How do Biomass Boilers Work?
Biomass boilers are a modern replacement for oil and gas boilers which enable you to heat hot water, radiators, and under floor heating.
Biomass boilers burn logs, wood chips, wood pellets or other forms of biomass. The most advanced boilers are fully automatic. They control the amount of fuel and air supplied to a combustion chamber and as a result they are highly efficient with very low emissions.
Typically a large hopper will feed wood chips or pellets to the boiler. The hopper can be as big or as small as the space you have available next to the biomass boiler. Naturally the larger the hopper, the less transport and delivery fuel costs and less frequency for you to refill.
Alternatively, log fed boilers are more suitable for people with access to a supply of wood, and the time to cut the wood to the right size. Wood boilers require much more time to feed them with fuel and to clean out the vast amounts of ash.
Your central heating system and hot water cycle simply flows through the biomass boiler and the heat from the boiler will transfer to the water and central heating system.
Biomass boiler are self lighting and fully controllable in that they will only burn the amount of fuel required to provide the heat demand at that time i.e. if your central heating system is already hot then it will only burn a small amount of fuel to top up the system or it will shut off and re-start when required.
Which fuel is best for Biomass Boilers?
Biomass boiler fuels need more storage space than fossil fuels i.e. oil and LPG.
The three types of fuel most commonly used for boilers are logs, wood chips and wood pellets.
Wood Pellets are typically made from compressed sawdust, wood shavings, and other biomass products and are nearly perfectly uniform in shape and size. They have higher energy content and as such take up less storage space than logs and wood chips. Wood pellet biomass boiler systems are the smallest, neatest and most like a mainstream boiler and require the least input from the user. Wood pellets can be used in automated feeder systems using a hopper storage bin.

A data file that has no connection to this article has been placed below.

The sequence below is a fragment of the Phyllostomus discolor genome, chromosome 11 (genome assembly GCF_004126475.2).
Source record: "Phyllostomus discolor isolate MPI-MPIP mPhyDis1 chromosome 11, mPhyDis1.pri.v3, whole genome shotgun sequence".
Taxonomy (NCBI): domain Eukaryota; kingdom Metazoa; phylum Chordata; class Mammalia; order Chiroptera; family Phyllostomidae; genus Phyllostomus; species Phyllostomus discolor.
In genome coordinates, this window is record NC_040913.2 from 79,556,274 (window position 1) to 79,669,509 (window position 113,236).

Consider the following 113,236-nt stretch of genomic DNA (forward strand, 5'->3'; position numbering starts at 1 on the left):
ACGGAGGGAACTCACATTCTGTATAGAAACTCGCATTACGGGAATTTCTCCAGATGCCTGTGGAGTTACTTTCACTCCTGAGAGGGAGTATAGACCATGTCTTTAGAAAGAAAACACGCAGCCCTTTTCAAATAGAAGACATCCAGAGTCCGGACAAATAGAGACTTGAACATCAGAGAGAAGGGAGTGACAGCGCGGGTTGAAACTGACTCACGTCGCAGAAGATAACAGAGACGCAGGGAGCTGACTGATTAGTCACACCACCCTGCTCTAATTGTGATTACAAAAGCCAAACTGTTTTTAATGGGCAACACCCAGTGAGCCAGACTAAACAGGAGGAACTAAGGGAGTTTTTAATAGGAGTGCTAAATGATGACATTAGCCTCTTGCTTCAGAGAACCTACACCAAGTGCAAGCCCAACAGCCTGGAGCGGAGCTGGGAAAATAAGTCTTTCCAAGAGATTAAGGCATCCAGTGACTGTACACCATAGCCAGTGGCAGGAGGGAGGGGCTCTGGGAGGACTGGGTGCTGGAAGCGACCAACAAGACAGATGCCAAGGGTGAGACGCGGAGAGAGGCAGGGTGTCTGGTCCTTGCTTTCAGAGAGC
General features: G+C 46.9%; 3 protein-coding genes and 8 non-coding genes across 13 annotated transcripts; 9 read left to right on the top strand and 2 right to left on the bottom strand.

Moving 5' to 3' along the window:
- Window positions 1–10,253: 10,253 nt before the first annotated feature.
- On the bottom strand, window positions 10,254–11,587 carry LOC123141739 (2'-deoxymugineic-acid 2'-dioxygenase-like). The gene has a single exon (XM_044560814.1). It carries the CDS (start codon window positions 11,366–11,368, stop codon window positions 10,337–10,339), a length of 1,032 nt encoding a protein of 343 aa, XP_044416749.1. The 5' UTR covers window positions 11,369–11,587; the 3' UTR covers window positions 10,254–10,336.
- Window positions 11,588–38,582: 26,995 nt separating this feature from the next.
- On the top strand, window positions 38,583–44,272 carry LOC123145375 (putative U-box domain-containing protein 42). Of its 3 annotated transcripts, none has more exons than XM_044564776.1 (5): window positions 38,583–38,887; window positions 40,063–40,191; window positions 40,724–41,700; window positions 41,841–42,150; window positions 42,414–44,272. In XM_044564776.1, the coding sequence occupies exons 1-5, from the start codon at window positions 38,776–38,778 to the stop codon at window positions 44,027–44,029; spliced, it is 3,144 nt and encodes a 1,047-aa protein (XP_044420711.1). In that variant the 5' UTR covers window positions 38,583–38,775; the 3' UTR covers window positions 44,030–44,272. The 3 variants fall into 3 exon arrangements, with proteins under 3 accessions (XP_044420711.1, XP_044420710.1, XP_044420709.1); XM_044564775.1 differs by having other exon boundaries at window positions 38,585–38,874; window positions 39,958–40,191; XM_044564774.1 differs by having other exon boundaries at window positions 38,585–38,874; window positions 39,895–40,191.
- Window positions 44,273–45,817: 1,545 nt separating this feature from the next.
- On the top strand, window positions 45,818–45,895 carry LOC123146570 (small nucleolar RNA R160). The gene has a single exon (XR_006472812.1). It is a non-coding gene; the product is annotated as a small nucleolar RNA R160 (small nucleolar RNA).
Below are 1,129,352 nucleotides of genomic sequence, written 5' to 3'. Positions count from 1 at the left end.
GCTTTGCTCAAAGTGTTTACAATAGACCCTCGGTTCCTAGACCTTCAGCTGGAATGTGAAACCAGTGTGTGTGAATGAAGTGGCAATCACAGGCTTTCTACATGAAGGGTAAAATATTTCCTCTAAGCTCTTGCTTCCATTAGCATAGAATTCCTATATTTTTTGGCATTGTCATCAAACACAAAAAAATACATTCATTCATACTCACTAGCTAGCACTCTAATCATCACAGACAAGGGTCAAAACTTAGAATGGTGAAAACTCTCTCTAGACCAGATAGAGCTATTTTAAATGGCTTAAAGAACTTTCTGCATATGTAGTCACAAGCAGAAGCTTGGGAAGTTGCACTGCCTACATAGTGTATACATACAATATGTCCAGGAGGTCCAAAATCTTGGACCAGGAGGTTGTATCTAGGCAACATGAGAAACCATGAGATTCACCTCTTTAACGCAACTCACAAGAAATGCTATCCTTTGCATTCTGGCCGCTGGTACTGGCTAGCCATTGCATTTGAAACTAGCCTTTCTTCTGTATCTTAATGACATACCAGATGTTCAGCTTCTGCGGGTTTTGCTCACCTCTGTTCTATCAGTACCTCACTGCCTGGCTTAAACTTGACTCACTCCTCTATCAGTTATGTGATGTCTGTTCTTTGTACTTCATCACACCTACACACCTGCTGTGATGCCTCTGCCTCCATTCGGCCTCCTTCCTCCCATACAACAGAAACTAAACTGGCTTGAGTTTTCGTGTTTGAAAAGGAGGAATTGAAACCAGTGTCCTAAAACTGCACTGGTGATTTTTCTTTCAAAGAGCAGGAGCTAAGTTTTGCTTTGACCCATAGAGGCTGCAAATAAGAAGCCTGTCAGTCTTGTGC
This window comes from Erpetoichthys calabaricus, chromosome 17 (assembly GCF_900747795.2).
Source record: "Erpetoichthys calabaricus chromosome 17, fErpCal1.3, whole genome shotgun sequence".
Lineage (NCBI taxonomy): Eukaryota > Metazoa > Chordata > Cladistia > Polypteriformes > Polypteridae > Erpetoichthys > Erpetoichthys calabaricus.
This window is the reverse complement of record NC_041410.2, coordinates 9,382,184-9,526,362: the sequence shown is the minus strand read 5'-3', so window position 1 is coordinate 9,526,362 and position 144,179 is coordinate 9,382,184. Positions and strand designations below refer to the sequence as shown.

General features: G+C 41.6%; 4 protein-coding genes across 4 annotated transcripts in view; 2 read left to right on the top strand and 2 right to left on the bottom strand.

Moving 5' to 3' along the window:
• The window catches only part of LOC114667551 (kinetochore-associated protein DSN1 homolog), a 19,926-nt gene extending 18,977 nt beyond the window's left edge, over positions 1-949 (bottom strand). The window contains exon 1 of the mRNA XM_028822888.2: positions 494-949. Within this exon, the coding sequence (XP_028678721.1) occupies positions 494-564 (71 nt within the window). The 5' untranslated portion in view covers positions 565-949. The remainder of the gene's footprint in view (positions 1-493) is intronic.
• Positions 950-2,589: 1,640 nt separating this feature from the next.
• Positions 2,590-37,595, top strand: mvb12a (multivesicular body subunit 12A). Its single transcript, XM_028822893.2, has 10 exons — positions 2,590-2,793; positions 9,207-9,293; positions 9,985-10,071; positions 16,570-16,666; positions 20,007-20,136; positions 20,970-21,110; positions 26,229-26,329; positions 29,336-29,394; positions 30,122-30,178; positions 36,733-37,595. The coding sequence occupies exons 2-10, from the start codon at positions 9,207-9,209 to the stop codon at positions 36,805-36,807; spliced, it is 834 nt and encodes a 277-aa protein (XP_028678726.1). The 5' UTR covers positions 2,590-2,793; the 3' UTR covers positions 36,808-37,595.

Wood Chips are the least expensive and most abundant of the three materials for biomass boilers. They allow for more mechanisation than logs, but are not as efficient as wood pellets. It’s very important that they near to the same size to ensure that they work smoothly in an automated boiler feeder system. Wood chips can be used in automated feeder systems using a hopper storage bin.
Logs are typically fast grown locally sourced quick drying sustainable timber. However to ensure that your boiler is efficient it important to get the moisture content of the logs right; ideally logs will have a moisture content of less than 25 per cent or they simply do not output sufficient heat and will create smoke and tar within the boiler. Logs are usually manually fed into the boiler although top quality system offer a hopper fed system however all the logs must be sawn to exact length.
A hopper is simply a storage bin that feeds the boiler on demand. If you don’t have a hopper, you will have to load bags of pellet or wood chip manually into the boiler. How frequently you do this depends on the size of your biomass system.
The supply, storage and handling of your fuel type must be thought out carefully before you purchase a biomass boiler.
What is the difference between a Boiler and Stove?
Biomass Boilers can be used in place of a standard gas or oil boiler to heat radiators and to heat hot water. Biomass boilers are typically larger than the gas or oil or LPG boilers. Financially they are generally more suited for homes on oil or LPG.
Stoves are used to heat a single room, usually in conjunction with other heating systems i.e. gas or electric radiator systems, but may also have a back boiler to provide hot water.
Wood burning stoves are suitable for heating any room providing there is a chimney or a flue. They come in different shapes and sizes, and can burn logs, or wood pellets. The wood pellet stoves tend to be cleaner and easier to maintain, producing much less ash.